Over the last few weeks I’ve been toying with the idea of an “API as a Service” and/or “Data Playground”. Both of these could be seen as an extension to IATI Datastore (though an extensible approach would be more favourable due to the needs of some users).

API as a Service

This concept revolves around providing a multi-tenant approach to providing an API. A user would sign up to the service, configure their resources (select desired data sources, refresh frequency etc) and immediatley be given access to a basic but full featured API similar to the IATI Datastore. They can then provide their own aggregations to the API e.g. Country View, Sectors etc. which will be exposed as an API endpoint on their specific API e.g. http://jhughes.iati-api.org/api/countries.

Custom queries can be provided through some sort of query language [TBD] e.g. Readonly SQL Subset, Readonly XPath/XQuery or some sort of graphical interface akin to Yahoo Pipes.

Varous other customisations could be provided if there was a need (i18n of API data, custom codelists etc.) but the goal should be to provide flexability without inventing an entirely new platfrom with a million bells and whistles.

Data Playground

Not everyone wants an API. Some users may simply want to access a subset of data and play around with it to perform some adhoc calculations or embed it as a widget in another site. So where the API as a Service feature would be too full blown they could use the Data Playground. Inspired by Githubs Gist feature (providing ability to share code without having to use a full blown git repository) and Neo4Js Graph Gist (abiltiy to save and visualise graph queries) the playground would enable users to write and save one off queries against a set of data. Results would come back in table, csv, json, xml, graphs (D3 powered for example) and can be embedded in other sites or exported to spreadsheets and other tools.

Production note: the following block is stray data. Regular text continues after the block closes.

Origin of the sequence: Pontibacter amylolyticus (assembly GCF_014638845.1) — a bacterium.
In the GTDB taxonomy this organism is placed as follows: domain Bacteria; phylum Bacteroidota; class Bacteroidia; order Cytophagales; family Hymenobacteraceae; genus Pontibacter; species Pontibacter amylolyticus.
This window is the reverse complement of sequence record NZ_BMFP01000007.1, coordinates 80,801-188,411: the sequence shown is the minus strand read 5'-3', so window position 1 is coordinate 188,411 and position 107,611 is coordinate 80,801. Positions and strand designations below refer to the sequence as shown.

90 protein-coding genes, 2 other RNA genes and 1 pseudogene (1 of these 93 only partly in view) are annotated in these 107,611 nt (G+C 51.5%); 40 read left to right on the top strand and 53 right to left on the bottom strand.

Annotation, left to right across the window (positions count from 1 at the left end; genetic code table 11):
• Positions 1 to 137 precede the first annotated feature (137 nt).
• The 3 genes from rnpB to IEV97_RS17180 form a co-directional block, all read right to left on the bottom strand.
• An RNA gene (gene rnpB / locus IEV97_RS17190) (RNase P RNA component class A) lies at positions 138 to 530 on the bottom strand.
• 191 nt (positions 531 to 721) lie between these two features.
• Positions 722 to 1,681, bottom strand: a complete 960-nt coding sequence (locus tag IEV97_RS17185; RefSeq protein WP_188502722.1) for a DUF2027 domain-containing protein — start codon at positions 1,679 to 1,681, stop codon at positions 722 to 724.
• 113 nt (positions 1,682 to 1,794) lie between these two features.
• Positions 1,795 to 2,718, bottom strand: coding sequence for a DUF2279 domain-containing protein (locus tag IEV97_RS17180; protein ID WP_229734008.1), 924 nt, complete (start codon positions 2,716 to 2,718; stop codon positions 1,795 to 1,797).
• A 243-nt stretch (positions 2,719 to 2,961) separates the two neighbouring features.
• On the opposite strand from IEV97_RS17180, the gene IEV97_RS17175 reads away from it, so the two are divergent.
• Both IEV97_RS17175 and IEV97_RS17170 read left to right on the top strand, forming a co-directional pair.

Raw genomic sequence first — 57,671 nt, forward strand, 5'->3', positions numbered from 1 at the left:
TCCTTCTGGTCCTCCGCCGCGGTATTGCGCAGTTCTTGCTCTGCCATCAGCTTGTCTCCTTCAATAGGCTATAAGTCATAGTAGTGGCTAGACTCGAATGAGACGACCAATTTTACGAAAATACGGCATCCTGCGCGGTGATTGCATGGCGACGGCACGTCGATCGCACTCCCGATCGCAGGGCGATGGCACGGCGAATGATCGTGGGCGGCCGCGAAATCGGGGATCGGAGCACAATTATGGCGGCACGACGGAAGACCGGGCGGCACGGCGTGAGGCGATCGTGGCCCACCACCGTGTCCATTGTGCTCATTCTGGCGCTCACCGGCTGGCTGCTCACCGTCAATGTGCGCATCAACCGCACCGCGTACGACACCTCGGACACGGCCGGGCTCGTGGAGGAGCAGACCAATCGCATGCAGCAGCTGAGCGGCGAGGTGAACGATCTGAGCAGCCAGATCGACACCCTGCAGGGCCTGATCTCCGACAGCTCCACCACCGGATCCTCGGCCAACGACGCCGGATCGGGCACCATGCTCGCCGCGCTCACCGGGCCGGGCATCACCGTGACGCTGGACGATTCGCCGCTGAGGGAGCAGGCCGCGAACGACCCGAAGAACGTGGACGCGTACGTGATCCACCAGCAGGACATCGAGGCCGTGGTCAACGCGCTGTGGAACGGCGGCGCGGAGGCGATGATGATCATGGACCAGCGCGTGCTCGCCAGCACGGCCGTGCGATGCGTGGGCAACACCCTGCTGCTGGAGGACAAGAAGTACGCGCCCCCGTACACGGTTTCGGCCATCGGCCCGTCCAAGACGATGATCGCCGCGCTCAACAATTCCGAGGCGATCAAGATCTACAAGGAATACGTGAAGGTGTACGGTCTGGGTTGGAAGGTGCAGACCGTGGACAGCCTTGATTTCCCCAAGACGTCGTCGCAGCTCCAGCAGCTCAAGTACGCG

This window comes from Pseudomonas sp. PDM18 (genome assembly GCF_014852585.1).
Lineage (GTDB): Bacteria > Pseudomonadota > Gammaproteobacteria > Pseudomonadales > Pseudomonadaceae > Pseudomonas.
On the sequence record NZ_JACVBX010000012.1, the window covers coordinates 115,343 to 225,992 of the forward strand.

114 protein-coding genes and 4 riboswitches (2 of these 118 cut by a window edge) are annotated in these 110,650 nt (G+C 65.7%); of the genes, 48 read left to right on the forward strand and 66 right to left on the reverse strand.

Again format of the queries is open to discussion.

Thoughts

Extensible Data Store

Datastores could be pluggable (assuming a common defined interface) so you could provide a public store and plug it into your own API platform account. Or other people coudl provide BaseX version of IATI or you could run everything locally etc.

Monetisation

As the IATI dataset grows and potential userbase gets larger the cost of running this type service would also increase. Queries would not necesarilly be cheap (though extensive caching in line with IATI data refresh would help). So a tiered subscription model could be introduced giving access to various features or increasing numbers of Requests/Queries per Month.

Benefits

For the User/Consumer

  • They aren’t obliged to download and setup another product or technology stack just to get some data.
  • They don’t have to work around the constraints of a sytem designed to cater to everyone

For the API Designers

  • They can look at providing a baseline API (performance, scale, API semantics) without extensive aggregations and trying to guess people needs.